The early visit to the White House by British Prime Minister Theresa May is proof that Great Britain is America’s oldest ally. As Brexit officially begins #Donald Trump in the Oval Office must now consider the effects of this process not only on future relations with Britain but also with the Europe Union which will emerge changed by Brexit.


In June last year Great Britain voted on its participation in the European Union. The plebiscite that became known as #Brexit began as an internal feud between pro and anti European forces within then Prime Minister David Cameron’s Conservative Party.

Despite advice to the contrary Cameron decided to use the plebiscite to overcome this internal dissent.

Much to the surprise of many, including parties such as Nigel Farage’s UKIP Party which had fought the EU for years, many citizens decided to use the opportunity to express their dissatisfaction at many European policy issues, one of which was that of the refugees. The result of the June vote was for the country to withdraw from the EU.

New Prime Minister

One of the first effects of the vote was the resignation of David Cameron and he was replaced by Theresa May who vowed to carry out the population’s wishes expressed in the vote.

The second effect was a court challenge to the vote which ended by the judgment of the country’s High Court that the process did not begin with the vote but must be begun by Parliament.

The third effect was the dissatisfaction in Scotland and Northern Ireland that had voted against Brexit and this week the Scottish Parliament voted to hold another referendum for its secession from the United Kingdom.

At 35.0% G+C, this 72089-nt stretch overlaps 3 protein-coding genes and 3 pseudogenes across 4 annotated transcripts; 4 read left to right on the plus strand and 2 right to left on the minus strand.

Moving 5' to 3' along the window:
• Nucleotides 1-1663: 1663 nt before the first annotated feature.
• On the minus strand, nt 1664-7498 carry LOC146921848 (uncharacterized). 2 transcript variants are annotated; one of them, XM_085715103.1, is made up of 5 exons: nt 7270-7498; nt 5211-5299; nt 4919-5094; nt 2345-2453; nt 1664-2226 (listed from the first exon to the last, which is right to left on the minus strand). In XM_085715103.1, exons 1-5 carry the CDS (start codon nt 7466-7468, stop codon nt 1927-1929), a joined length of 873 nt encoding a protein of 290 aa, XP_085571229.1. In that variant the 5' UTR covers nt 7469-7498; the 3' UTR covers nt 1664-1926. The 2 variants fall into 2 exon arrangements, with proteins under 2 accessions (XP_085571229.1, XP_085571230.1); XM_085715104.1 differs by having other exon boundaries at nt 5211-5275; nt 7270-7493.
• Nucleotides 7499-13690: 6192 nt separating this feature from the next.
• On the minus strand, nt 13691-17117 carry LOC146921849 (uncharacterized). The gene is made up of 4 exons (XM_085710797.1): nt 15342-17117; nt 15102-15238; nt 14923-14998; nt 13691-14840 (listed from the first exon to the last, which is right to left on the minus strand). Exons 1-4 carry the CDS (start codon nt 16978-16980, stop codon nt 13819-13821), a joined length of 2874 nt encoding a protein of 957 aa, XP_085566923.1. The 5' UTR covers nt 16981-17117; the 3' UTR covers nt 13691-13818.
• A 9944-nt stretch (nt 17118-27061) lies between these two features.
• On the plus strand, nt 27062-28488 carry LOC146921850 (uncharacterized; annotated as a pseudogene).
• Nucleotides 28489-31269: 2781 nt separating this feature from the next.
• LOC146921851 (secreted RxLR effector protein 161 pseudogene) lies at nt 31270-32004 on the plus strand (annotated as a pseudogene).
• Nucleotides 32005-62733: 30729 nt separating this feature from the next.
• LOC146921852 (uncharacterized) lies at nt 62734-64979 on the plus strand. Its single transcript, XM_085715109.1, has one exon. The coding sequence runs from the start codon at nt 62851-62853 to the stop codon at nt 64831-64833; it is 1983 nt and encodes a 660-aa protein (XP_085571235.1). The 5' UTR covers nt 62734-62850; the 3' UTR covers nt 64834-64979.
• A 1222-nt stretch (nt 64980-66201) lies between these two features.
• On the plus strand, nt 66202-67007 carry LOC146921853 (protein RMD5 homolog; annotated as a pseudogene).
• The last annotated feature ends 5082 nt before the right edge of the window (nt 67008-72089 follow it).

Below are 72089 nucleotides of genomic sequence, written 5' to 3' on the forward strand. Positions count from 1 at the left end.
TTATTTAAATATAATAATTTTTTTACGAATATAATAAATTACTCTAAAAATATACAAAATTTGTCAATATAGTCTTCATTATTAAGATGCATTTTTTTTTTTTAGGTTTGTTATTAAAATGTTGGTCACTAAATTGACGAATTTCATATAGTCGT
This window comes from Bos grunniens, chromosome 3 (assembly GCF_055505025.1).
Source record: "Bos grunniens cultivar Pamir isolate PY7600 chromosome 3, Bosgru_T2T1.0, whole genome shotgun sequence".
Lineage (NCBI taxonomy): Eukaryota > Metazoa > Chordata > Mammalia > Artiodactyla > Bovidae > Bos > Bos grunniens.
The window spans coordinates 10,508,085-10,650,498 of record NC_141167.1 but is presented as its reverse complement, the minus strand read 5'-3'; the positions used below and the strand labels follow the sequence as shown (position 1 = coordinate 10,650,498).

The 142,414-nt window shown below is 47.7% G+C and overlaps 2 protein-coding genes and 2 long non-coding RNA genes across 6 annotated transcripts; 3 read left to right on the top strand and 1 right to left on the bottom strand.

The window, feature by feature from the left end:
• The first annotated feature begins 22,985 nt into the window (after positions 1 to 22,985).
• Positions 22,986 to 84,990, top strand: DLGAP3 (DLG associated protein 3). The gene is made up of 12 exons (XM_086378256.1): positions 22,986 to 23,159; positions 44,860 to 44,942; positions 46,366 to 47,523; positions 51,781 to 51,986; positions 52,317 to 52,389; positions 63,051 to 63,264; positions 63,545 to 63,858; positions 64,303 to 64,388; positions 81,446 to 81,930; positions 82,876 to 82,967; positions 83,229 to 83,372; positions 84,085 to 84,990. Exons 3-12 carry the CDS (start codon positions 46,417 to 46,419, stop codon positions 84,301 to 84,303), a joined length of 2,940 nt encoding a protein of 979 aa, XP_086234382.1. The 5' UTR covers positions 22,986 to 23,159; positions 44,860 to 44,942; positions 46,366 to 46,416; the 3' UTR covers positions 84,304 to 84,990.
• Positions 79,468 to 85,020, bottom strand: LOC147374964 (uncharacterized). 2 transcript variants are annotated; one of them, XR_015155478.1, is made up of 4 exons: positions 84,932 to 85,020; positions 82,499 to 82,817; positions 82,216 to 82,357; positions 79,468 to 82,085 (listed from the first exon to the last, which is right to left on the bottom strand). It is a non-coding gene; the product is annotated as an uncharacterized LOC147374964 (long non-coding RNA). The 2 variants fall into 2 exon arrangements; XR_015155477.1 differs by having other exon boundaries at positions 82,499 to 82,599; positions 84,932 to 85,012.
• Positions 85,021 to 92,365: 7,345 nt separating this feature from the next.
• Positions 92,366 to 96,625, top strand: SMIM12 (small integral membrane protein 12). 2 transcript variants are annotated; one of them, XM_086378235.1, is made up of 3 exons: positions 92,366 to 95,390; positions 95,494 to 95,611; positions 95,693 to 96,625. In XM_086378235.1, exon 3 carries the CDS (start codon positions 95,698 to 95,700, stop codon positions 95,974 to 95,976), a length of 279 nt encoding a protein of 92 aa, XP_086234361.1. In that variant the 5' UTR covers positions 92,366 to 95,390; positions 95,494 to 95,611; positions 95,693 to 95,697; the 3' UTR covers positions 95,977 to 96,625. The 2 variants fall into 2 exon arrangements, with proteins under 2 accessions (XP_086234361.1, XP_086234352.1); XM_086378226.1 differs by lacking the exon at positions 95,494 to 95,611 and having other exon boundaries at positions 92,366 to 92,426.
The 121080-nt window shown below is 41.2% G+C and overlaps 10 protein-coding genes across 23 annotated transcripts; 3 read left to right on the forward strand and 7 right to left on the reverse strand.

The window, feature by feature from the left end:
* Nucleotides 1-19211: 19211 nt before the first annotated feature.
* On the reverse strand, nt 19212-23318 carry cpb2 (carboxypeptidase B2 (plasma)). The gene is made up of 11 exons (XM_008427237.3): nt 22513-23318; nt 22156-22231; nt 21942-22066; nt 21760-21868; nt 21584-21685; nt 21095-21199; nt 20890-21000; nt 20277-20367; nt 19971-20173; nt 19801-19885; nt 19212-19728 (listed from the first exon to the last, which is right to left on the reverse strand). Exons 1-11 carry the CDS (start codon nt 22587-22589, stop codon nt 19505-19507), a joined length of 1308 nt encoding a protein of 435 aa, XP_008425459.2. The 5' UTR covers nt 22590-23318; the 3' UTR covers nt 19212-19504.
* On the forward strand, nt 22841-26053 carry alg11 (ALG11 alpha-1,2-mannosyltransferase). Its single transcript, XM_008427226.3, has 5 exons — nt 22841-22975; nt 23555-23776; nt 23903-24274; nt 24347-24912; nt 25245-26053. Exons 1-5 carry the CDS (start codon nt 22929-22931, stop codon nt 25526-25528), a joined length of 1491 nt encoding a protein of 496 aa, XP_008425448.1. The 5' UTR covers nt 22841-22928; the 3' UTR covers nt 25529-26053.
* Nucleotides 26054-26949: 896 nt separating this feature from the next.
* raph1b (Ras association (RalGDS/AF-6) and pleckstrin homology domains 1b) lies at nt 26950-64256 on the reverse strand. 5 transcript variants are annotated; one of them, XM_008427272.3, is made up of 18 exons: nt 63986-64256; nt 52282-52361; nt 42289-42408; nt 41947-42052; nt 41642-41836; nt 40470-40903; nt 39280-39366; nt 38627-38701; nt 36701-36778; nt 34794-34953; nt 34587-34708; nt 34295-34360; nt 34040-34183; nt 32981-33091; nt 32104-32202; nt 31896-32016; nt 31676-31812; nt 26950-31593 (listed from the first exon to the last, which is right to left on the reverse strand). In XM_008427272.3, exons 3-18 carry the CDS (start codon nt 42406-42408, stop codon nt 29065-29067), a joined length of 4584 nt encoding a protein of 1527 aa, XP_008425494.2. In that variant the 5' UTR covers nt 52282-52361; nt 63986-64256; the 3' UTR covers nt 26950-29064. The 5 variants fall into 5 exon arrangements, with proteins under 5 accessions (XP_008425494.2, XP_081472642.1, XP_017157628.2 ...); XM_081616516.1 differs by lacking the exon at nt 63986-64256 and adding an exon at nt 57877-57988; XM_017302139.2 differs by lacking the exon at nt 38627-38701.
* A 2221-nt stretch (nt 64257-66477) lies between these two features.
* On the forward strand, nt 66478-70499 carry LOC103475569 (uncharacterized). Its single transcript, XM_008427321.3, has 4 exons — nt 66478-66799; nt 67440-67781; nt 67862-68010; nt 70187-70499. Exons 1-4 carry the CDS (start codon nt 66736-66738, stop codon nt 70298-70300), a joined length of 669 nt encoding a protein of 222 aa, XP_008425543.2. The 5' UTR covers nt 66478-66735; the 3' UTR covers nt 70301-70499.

There are also politicians in Northern Ireland who are openly voicing their opinion that this may also be the opportunity for Northern Ireland to merge with the neighbouring Republic of Ireland.

Article 50

This morning Prime Minister Theresa May signed the letter that formally begins the process for invoking Article 50 of the Lisbon Treaty that will end with the Britain’s formal withdrawal from the European Union.

This process will take two years and have to resolve many issues including the status of European citizens now resident in the United Kingdom and British citizens resident in EU countries.

There will also be much interest on the fate of British banks as London had become the financial capital of the Union.

These issues will now become the focus of heated debates as many European parliamentarians have stated that despite British hopes for a more lenient treatment that they will apply all the conditions of the Treaty to the letter.


The two most important spectators to the progress of Brexit will be Donald Trump’s White House and Vladimir Putin in the Kremlin as the withdrawal will affect international alliances and thus have huge consequences in the international chess game being played by an ever aggressive Russia.

As the European hierarchy reads Theresa May formal notice of withdrawal from the Union and begin the countdown to the actuation of the Treaty, the world will watch the developments with interest.

In addition, the protests in London last week on the occasion of the 60th anniversary of the Treaty of Rome that led to the creation of the European Union show that there are still citizens in Britain unhappy with the possibility of being separated formally from the continent.

The next two years will now decide not only the immediate future of the European Union but also the future of many politicians in Great Britain beginning with Theresa May.

As we write these words nobody knows what the final result will be and we can only wait for developments.